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Food Safety Focus (211st Issue, February 2024) – Article 1

Review of Food Incidents in 2023

Reported by Dr. Man-leung WANG, Medical & Health Officer,
Risk Management Section, Centre for Food Safety

The Centre for Food Safety (CFS) has established a Food Incident Surveillance System (FISS) to proactively monitor and identify food incidents occurring outside Hong Kong that could potentially affect local food safety. The CFS also collaborates with international food safety networks like the International Food Safety Authorities Network (INFOSAN) and the European Union's Rapid Alert System for Food and Feed (RASFF). These partnerships improve inter-agency coordination and communication, which improves the effectiveness of our management of food incidents.

Food Incidents in 2023

In 2023, the CFS detected 3,500 food incidents through the FISS. The CFS investigated the availability of the implicated products locally by reviewing import records, coordinating with relevant authorities, and conducting checks with local traders.

Upon discovering the availability of the implicated products in the local market, based on the risk assessment and in compliance with local regulations, the CFS implemented various risk management measures. These included discontinuing the sale of affected products, initiating product recalls, intensifying surveillance efforts, and suspending imports as required.

The CFS effectively communicated and provided comprehensive food safety advice to the public on food incidents, particularly those of local relevance. The CFS issued press releases, trade alerts, and food/allergy alerts to inform consumers and the trade about product recalls when necessary. Food Incident Posts were issued when affected products were evaluated as not having major impact locally.

In 2023, there were 567 food incidents that required follow up action. The CFS responded by issuing 557 food incident posts, 18 press releases, 19 trade alerts, and 35 food alerts/allergy alerts, involving chemical hazards (e.g. use of excessive food additives, toxins, undeclared allergens), microbiological hazards (e.g. Listeria, Salmonella, E. coli), physical hazards (e.g. foreign matters), and other issues (e.g. incorrect date labelling). The majority of the food incidents were related to chemical and microbiological hazards, which accounted for 41% and 31% respectively.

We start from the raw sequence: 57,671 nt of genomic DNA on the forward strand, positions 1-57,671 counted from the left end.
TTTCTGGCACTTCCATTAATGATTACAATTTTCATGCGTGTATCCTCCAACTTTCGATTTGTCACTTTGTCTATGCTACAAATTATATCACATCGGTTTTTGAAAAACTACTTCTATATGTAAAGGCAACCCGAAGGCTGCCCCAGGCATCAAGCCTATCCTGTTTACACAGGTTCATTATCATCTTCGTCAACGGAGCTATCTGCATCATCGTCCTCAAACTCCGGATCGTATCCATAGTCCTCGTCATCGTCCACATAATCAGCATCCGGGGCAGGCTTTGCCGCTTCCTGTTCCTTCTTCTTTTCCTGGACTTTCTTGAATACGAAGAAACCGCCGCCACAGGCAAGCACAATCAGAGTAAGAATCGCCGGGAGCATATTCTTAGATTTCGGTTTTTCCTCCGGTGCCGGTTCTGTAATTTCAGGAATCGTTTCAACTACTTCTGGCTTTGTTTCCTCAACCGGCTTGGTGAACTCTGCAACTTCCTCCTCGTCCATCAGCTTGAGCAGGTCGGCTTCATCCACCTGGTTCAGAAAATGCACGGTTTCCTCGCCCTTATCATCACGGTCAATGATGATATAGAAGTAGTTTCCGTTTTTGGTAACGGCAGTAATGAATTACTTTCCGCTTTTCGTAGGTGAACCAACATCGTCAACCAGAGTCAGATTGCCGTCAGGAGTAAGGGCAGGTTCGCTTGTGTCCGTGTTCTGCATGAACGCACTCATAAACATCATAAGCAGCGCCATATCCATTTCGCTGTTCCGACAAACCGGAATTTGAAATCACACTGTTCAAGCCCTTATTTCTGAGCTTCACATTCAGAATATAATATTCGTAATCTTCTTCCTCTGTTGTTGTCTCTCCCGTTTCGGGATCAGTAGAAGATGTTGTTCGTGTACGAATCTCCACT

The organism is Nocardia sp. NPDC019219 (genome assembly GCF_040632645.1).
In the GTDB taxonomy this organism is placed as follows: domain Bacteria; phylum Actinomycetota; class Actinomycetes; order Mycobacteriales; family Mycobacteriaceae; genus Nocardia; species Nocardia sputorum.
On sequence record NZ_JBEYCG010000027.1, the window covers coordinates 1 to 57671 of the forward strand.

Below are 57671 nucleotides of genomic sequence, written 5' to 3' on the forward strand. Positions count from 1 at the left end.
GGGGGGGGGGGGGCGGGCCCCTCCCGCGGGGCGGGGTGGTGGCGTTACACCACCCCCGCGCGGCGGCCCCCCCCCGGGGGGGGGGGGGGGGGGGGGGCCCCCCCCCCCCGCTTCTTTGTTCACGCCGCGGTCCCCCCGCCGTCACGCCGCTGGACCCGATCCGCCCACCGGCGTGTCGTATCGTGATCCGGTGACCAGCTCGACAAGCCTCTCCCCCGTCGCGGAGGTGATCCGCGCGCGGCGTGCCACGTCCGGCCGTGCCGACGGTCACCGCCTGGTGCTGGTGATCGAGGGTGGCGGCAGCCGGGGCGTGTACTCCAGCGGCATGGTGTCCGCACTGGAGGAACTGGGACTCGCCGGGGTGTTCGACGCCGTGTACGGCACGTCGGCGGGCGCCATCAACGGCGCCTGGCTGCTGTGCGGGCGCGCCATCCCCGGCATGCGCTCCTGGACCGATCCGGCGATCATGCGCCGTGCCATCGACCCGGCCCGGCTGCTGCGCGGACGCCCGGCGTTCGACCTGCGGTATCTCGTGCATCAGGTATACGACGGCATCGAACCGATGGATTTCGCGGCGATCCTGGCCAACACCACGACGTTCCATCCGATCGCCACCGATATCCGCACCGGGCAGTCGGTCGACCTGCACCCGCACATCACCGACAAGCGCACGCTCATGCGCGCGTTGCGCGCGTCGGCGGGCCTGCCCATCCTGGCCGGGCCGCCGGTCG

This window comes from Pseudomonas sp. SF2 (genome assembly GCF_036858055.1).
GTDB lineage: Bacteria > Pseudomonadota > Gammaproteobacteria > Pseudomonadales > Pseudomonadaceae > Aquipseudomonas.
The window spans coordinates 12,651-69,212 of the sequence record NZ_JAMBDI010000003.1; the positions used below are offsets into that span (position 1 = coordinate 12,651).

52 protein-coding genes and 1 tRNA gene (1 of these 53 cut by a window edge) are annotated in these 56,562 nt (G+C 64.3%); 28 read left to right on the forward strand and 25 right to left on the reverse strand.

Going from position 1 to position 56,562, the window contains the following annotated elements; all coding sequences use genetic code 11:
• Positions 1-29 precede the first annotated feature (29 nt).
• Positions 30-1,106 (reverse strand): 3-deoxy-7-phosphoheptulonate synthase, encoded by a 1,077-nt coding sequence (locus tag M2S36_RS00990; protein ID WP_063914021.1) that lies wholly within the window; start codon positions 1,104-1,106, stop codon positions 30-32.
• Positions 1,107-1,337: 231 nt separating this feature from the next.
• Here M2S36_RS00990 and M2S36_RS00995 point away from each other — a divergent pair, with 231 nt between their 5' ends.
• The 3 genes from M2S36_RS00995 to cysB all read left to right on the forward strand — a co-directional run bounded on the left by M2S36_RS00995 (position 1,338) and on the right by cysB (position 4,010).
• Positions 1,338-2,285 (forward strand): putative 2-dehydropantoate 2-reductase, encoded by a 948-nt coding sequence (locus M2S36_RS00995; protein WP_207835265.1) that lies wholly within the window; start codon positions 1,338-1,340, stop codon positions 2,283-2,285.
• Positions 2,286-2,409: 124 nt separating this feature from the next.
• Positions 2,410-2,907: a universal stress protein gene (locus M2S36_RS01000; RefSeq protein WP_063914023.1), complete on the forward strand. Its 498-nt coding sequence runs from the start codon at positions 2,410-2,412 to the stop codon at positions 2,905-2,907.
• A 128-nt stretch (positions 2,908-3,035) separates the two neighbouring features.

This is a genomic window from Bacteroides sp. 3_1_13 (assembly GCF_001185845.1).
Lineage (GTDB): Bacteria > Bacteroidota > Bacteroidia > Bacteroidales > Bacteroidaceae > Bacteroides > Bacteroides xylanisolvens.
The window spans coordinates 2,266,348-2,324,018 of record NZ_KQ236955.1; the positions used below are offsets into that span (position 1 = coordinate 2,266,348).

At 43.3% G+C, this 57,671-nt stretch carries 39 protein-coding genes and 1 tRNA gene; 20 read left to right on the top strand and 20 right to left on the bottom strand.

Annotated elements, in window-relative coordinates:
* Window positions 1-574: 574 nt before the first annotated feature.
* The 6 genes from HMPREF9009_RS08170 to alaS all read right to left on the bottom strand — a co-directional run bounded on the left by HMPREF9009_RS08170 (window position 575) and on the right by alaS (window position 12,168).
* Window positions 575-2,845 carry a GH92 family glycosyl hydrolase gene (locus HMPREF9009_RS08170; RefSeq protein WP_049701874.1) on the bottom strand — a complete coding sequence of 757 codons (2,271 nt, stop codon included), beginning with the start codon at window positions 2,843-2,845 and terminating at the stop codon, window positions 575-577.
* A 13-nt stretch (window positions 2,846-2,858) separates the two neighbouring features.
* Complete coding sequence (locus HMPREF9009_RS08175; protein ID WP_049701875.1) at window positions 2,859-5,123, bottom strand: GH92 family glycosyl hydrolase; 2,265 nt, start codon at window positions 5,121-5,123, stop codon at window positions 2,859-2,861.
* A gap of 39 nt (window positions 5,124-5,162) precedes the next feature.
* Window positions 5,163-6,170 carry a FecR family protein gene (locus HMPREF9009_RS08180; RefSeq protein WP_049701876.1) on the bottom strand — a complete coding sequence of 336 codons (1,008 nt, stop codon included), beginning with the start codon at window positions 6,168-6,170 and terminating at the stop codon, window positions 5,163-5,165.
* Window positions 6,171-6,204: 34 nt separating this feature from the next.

Figure: Types of food incidents with public announcements made in 2023 (The figures do not add up to 100% due to rounding.)

Risk Management of Food Incidents

The two examples below illustrate how the CFS effectively manages food incidents detected through the FISS and how the CFS collaborates with international food safety networks to promptly implement control measures.

Bakery Products from Austria Made with Czech Republic Wheat that were Detected with Chlorpyrifos

In June 2023, the CFS received a notification from the RASFF that various bakery products were made with wheat from the Czech Republic, which was found to contain chlorpyrifos up to 3.6 mg/kg. Additionally, a batch of affected prepackaged bakery products from Austria was planned to be distributed to Hong Kong.

Chlorpyrifos is an insecticide. Ingesting chlorpyrifos may result in a variety of nervous system effects including coma and death, depending on the exposure. According to the Pesticide Residues in Food Regulation (Cap. 132CM), the maximum residue levels for chlorpyrifos in wheat is 0.5 mg/kg.

Upon receipt of the notification, the CFS immediately followed up with the concerned importer, and confirmed that the affected products were still on their way shipping to Hong Kong. All the affected products were voluntarily surrendered and disposed of by the importer under the supervision of the CFS on their arrival to Hong Kong.

This case demonstrated the successful collaboration between the CFS and international food safety agencies, highlighting the significance of early notification in averting the occurrence of worldwide food-related incidents in Hong Kong.

French Raw Milk Cheese Suspected to be Contaminated with Shiga Toxin-producing E. coli (STEC)

In December 2023, the CFS identified through the FISS a notification from the Rappel Conso of France that the raw milk cheese product was being recalled in France due to possible contamination with STEC.

From time to time, there were reports that cheese made from raw milk was contaminated with harmful bacteria and implicated in outbreaks of foodborne diseases. STEC is a pathogenic strain that can produce the Shiga toxin and can cause severe illnesses, including bloody diarrhoea and haemolytic-uraemic syndrome leading to kidney failure.

By conducting local sales checks at both the import and retail levels, the CFS verified that the affected product had been imported to Hong Kong by a local importer. The CFS immediately instructed the importer to cease sales, remove the products from shelves, and initiate a recall. A press release was issued to advise the public not to consume the affected products and urged the trade to stop using or selling the products concerned immediately.


The FISS effectively monitors food incidents outside Hong Kong, enabling the CFS to swiftly mitigate the public health impacts of food incidents and protect local food safety.